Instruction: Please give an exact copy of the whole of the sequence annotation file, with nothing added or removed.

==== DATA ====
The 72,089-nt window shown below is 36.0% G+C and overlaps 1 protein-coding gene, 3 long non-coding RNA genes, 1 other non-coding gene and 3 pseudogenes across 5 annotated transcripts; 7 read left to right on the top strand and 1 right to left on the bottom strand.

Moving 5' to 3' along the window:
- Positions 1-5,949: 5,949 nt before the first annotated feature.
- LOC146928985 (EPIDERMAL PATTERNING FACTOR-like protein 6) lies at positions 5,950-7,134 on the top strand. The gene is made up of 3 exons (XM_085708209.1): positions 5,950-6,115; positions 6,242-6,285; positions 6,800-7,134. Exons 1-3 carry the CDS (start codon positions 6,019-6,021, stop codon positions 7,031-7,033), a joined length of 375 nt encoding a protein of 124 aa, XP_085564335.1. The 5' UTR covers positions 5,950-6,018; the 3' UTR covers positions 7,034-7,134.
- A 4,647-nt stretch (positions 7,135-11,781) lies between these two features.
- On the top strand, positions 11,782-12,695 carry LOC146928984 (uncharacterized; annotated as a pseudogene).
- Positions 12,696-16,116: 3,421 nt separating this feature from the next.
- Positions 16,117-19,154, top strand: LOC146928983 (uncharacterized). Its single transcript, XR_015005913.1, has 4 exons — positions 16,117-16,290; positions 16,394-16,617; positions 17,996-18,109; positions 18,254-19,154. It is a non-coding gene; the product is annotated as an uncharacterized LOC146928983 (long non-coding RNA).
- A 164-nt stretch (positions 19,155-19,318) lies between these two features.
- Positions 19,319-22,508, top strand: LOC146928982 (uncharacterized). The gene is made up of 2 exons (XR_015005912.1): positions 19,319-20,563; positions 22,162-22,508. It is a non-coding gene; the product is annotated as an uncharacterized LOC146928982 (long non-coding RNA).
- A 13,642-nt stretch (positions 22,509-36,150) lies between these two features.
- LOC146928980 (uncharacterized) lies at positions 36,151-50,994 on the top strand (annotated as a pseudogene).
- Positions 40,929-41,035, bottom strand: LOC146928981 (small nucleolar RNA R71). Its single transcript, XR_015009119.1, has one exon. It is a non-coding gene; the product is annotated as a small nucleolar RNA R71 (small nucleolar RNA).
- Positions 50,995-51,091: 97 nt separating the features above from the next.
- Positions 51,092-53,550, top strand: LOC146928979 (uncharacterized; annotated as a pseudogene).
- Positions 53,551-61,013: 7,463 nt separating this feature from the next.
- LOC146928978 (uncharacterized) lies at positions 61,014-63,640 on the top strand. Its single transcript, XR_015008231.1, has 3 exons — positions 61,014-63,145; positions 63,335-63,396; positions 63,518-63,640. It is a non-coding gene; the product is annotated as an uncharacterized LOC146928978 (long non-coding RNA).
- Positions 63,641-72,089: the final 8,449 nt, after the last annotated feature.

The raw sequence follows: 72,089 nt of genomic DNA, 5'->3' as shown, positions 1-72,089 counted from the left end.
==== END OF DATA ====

The 72,089-nt window shown below is 36.0% G+C and overlaps 1 protein-coding gene, 3 long non-coding RNA genes, 1 other non-coding gene and 3 pseudogenes across 5 annotated transcripts; 7 read left to right on the top strand and 1 right to left on the bottom strand.

Moving 5' to 3' along the window:
- Positions 1-5,949: 5,949 nt before the first annotated feature.
- LOC146928985 (EPIDERMAL PATTERNING FACTOR-like protein 6) lies at positions 5,950-7,134 on the top strand. The gene is made up of 3 exons (XM_085708209.1): positions 5,950-6,115; positions 6,242-6,285; positions 6,800-7,134. Exons 1-3 carry the CDS (start codon positions 6,019-6,021, stop codon positions 7,031-7,033), a joined length of 375 nt encoding a protein of 124 aa, XP_085564335.1. The 5' UTR covers positions 5,950-6,018; the 3' UTR covers positions 7,034-7,134.
- A 4,647-nt stretch (positions 7,135-11,781) lies between these two features.
- On the top strand, positions 11,782-12,695 carry LOC146928984 (uncharacterized; annotated as a pseudogene).
- Positions 12,696-16,116: 3,421 nt separating this feature from the next.
- Positions 16,117-19,154, top strand: LOC146928983 (uncharacterized). Its single transcript, XR_015005913.1, has 4 exons — positions 16,117-16,290; positions 16,394-16,617; positions 17,996-18,109; positions 18,254-19,154. It is a non-coding gene; the product is annotated as an uncharacterized LOC146928983 (long non-coding RNA).
- A 164-nt stretch (positions 19,155-19,318) lies between these two features.
- Positions 19,319-22,508, top strand: LOC146928982 (uncharacterized). The gene is made up of 2 exons (XR_015005912.1): positions 19,319-20,563; positions 22,162-22,508. It is a non-coding gene; the product is annotated as an uncharacterized LOC146928982 (long non-coding RNA).
- A 13,642-nt stretch (positions 22,509-36,150) lies between these two features.
- LOC146928980 (uncharacterized) lies at positions 36,151-50,994 on the top strand (annotated as a pseudogene).
- Positions 40,929-41,035, bottom strand: LOC146928981 (small nucleolar RNA R71). Its single transcript, XR_015009119.1, has one exon. It is a non-coding gene; the product is annotated as a small nucleolar RNA R71 (small nucleolar RNA).
- Positions 50,995-51,091: 97 nt separating the features above from the next.
- Positions 51,092-53,550, top strand: LOC146928979 (uncharacterized; annotated as a pseudogene).
- Positions 53,551-61,013: 7,463 nt separating this feature from the next.
- LOC146928978 (uncharacterized) lies at positions 61,014-63,640 on the top strand. Its single transcript, XR_015008231.1, has 3 exons — positions 61,014-63,145; positions 63,335-63,396; positions 63,518-63,640. It is a non-coding gene; the product is annotated as an uncharacterized LOC146928978 (long non-coding RNA).
- Positions 63,641-72,089: the final 8,449 nt, after the last annotated feature.

The raw sequence follows: 72,089 nt of genomic DNA, 5'->3' as shown, positions 1-72,089 counted from the left end.